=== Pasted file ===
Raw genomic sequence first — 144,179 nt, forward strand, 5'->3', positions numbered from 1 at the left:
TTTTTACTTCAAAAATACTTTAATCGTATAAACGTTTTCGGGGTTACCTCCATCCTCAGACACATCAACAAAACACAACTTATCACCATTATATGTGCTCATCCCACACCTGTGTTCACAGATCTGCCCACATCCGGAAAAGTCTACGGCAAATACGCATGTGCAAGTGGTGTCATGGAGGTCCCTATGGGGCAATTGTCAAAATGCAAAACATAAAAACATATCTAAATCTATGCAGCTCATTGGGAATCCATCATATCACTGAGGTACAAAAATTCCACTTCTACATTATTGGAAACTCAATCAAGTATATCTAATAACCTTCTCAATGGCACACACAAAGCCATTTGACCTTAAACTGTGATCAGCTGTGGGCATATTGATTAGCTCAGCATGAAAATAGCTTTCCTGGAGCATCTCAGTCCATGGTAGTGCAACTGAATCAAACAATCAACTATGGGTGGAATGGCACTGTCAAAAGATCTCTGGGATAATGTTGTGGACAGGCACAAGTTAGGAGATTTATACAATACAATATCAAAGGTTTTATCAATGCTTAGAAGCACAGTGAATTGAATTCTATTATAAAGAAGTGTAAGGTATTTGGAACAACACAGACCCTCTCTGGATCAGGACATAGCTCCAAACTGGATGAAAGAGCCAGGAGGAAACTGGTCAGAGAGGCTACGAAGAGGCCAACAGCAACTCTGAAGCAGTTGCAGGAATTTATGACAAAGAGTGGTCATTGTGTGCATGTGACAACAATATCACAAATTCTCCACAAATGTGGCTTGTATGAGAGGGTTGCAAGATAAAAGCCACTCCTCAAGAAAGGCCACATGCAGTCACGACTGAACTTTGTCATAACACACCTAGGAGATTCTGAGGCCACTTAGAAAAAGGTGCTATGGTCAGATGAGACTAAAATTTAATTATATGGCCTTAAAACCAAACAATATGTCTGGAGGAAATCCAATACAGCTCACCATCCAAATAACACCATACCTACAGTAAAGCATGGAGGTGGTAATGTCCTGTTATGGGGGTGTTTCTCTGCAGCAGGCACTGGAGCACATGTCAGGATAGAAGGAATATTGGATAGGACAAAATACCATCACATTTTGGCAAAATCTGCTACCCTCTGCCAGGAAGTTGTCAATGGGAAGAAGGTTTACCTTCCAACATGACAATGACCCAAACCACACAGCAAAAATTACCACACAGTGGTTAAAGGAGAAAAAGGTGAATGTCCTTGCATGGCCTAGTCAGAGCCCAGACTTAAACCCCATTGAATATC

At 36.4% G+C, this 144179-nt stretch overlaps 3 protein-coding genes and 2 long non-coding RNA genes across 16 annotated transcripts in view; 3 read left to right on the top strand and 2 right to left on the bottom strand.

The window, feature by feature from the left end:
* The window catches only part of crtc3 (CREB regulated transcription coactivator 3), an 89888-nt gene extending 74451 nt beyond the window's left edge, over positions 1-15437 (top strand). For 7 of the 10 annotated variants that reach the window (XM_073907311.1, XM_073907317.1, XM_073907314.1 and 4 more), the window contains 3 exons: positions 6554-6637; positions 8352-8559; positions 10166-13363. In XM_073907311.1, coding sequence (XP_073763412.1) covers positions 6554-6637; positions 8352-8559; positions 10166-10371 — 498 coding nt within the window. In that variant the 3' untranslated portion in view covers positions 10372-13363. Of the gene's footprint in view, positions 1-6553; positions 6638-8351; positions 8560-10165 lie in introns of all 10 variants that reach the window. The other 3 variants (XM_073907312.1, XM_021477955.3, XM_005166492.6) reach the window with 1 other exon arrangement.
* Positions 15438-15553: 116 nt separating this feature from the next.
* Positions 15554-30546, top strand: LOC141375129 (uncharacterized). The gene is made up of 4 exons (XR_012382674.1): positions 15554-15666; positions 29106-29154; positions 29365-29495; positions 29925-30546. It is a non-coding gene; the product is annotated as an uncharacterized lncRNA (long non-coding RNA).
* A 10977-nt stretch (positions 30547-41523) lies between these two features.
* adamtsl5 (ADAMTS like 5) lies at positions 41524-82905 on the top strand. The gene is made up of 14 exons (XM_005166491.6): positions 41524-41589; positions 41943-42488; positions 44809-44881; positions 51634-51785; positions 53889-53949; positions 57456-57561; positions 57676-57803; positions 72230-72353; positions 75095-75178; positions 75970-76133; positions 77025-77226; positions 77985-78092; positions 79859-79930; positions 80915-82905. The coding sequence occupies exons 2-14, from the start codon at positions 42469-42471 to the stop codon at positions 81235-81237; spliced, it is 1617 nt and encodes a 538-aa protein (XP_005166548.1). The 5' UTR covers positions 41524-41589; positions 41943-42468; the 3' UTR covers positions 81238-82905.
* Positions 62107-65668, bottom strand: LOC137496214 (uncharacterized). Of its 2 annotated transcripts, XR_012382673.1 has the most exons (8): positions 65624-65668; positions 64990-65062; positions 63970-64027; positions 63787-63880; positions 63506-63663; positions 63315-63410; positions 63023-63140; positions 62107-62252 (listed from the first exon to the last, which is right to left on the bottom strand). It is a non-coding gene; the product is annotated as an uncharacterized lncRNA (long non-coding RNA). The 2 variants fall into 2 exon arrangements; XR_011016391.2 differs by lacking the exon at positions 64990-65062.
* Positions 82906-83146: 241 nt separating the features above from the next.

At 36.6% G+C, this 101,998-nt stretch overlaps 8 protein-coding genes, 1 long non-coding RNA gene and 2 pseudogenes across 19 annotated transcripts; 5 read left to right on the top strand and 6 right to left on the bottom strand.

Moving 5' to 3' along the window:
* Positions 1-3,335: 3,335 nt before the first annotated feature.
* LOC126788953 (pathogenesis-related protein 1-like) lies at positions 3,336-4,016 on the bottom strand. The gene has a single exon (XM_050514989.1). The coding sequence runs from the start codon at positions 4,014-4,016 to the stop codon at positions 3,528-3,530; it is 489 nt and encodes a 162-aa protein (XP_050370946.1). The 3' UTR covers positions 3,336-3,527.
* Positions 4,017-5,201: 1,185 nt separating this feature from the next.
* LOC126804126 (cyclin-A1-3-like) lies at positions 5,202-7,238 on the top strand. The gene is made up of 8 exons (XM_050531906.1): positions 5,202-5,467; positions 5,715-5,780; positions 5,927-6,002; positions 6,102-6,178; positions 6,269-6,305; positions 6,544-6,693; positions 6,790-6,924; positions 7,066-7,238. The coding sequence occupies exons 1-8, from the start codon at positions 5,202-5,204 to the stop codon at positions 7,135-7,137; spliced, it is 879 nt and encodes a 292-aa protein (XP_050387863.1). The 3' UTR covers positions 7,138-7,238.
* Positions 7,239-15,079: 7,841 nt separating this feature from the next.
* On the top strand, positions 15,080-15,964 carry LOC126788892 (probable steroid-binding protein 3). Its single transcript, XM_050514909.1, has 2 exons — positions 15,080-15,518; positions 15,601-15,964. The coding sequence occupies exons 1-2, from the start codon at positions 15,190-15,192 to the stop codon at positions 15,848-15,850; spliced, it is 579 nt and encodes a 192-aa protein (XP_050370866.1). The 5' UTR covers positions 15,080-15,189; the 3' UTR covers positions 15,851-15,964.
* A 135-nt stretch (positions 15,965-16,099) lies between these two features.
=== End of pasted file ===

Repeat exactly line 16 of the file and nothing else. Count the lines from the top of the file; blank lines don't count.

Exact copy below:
* Positions 4,017-5,201: 1,185 nt separating this feature from the next.